Renowmed

Re`nowmed´


a.1.Renowned.
References in classic literature ?
my thoughts are so ravish'd With sight of this renowmed emperor, That in mine arms I would have compass'd him.
In A Most Friendly Farewell, he initially appears to have no further ambition than to follow the custom (which he claims as typically English) of 'representing] unto our betters whome we honour some simple gift as a farewell in writing whereby their names might be remembred in their absence' (Address 'To the Right Worshipful and Thrise Renowmed Gentleman of our time Syr Frauncis Drake' A2v).
The Most Royall and Honourable Entertainement, of the Famous and Renowmed King, Christiern [sic] the Fourth, King of Denmarke (1606), for example, notes that the hospitality afforded Christian IV by James I on his visit to England 'shall never be rased out of memory': (29) this is a compliment which, referring as it does to the living memory of the spectators, does not acknowledge the dependence of the perpetuation of this memory on texts like his own which provide an afterlife for entertainments that are in themselves ephemeral.
[...] Whereunto is Added the Last Most Renowmed English Navigation, round about the Whole Globe of the Earth (London, 1589), STC 12625.
'To the Valiant Captaynes and Renowmed Souldiours of Englande' *iiiir.
Theodore de Beza, conteyning in briefe the historie of the life and death of Maister John Calvin (1564), Arthur Golding's The lyfe of the most godly, valeant and noble capteine and maintener of the trew Christian religion in Fraunce, Jasper Colignie Shatilion (1576), and Upon the life and death of the most worthy, and thrise renowmed knight, Sir Phillip Sidney (1586).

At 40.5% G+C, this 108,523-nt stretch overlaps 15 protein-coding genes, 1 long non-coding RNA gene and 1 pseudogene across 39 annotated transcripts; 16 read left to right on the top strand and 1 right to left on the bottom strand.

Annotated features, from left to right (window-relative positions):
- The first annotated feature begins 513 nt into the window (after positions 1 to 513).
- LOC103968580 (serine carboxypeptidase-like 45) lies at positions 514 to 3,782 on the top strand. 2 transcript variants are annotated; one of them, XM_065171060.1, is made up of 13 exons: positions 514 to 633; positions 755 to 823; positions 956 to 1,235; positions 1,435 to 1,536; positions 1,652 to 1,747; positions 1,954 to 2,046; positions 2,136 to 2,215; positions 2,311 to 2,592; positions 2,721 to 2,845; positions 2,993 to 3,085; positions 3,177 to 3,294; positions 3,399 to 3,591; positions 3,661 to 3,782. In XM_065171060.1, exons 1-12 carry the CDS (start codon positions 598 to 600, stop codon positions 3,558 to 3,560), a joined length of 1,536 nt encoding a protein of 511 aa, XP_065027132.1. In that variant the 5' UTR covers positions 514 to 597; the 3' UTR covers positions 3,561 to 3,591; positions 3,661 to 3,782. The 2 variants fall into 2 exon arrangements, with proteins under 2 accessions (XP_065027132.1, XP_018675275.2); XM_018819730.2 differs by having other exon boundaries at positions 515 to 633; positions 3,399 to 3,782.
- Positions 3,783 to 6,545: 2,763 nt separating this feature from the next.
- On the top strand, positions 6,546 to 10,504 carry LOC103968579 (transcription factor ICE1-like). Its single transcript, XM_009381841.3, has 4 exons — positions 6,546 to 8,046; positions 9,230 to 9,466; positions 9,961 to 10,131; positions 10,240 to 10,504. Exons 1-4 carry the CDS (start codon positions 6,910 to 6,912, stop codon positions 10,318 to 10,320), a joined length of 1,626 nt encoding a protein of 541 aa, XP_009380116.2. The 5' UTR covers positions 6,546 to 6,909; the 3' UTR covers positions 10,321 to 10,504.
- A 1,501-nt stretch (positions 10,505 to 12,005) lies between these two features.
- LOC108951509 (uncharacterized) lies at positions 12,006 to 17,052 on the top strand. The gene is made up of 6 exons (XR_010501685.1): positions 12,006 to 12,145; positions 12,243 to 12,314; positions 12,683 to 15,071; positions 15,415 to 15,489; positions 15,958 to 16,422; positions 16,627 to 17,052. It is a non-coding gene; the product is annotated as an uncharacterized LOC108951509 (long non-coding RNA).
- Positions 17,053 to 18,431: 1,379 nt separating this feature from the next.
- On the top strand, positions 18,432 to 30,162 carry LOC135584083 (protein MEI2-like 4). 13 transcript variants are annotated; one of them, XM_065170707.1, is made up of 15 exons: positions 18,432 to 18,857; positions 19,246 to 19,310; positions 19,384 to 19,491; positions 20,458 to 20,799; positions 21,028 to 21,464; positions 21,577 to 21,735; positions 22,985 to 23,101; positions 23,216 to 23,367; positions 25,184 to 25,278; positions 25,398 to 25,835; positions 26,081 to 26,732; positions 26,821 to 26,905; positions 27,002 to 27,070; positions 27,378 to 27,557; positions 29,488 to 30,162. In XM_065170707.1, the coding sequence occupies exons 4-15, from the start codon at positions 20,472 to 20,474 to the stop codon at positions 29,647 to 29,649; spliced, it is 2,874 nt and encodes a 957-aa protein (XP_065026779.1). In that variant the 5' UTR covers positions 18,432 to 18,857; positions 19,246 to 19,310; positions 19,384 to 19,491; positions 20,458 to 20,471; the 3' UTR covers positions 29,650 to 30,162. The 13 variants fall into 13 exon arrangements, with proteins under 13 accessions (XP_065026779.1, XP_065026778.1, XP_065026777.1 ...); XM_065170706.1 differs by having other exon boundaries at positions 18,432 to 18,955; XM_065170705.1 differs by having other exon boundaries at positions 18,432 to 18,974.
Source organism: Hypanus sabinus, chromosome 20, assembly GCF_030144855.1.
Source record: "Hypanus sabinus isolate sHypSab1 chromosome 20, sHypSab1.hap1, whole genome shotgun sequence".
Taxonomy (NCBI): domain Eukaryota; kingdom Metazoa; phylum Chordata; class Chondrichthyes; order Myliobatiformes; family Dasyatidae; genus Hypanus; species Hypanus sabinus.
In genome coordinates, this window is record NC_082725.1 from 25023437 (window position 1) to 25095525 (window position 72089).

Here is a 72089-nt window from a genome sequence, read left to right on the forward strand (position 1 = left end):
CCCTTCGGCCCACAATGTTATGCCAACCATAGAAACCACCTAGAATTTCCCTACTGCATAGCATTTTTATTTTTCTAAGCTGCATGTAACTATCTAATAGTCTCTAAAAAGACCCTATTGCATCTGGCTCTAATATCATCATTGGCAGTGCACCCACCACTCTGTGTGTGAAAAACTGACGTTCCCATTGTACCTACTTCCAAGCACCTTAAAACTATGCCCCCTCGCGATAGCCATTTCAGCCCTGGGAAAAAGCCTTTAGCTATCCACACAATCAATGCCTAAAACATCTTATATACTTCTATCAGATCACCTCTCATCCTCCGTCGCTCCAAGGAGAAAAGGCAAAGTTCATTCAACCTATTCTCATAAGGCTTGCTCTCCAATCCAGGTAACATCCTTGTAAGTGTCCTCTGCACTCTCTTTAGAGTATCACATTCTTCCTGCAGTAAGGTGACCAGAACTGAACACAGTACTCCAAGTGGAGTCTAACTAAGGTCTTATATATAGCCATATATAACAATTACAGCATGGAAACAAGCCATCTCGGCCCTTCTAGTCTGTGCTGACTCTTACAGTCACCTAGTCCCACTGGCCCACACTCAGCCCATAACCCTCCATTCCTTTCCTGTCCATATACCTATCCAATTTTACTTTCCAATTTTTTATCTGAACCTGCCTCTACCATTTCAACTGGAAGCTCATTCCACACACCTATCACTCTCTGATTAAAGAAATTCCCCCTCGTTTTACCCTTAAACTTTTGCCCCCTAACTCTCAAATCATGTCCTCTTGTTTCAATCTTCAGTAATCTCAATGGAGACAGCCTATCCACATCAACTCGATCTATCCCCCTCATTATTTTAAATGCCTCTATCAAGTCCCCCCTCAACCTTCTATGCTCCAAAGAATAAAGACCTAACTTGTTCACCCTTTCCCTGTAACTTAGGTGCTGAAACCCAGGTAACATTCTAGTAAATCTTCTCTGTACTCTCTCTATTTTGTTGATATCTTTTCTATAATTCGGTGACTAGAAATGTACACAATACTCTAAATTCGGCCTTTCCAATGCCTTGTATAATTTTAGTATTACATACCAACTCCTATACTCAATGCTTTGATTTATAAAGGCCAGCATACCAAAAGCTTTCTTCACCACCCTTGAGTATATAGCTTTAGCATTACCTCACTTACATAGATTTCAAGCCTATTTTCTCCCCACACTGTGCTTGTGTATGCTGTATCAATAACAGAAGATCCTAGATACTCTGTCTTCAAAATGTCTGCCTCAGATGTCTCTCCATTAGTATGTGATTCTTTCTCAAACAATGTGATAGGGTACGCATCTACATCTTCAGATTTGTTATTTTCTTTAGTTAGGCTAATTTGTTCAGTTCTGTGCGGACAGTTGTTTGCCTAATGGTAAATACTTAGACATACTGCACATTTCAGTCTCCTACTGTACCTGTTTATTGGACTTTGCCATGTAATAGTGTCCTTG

To be partakers of other mens sinnes, for be sure they shall finde inough of their owne to answer for." (24) Yet according to these men it was not just God that was being crossed by sumptuary excess; it was also the queen, who, as Gosson writes, was justly angry at the sartorial presumption of "her degenerate children": God hath now blessed England, with a Queene, in vertue excellet, in power mighty, in glory renowmed, in governmet politike, in possession rich....
Ye haue here (good readers) a gardeyn or a paradyse rather of nette, propre, quicke, and graue sayenges of renowmed persons, in which to recreate your selfes, it shalbe as I iudge no les profytable, then pleasaunt vnto you.
The Battle of Alcazar; and still other words, though not unusually frequent there, and hence not counted as repetitions, are Peele favourites in Part A of Titus and elsewhere (fere, renowmed ).
Concerning the most noble and renowmed English nation (London, 1605), 294.
The King of Denmarkes welcome: Containing his ariuall, abode, and entertainment both in the citie and other places (London: Edward Allde, 1606), 24-25; there is also a brief mention of the Fleet Conduit entertainment, without the text of the speeches, in Henry Roberts, The most royall and Honourable Entertainment, of the famous and renowmed King, Christiern the fourth (London: H.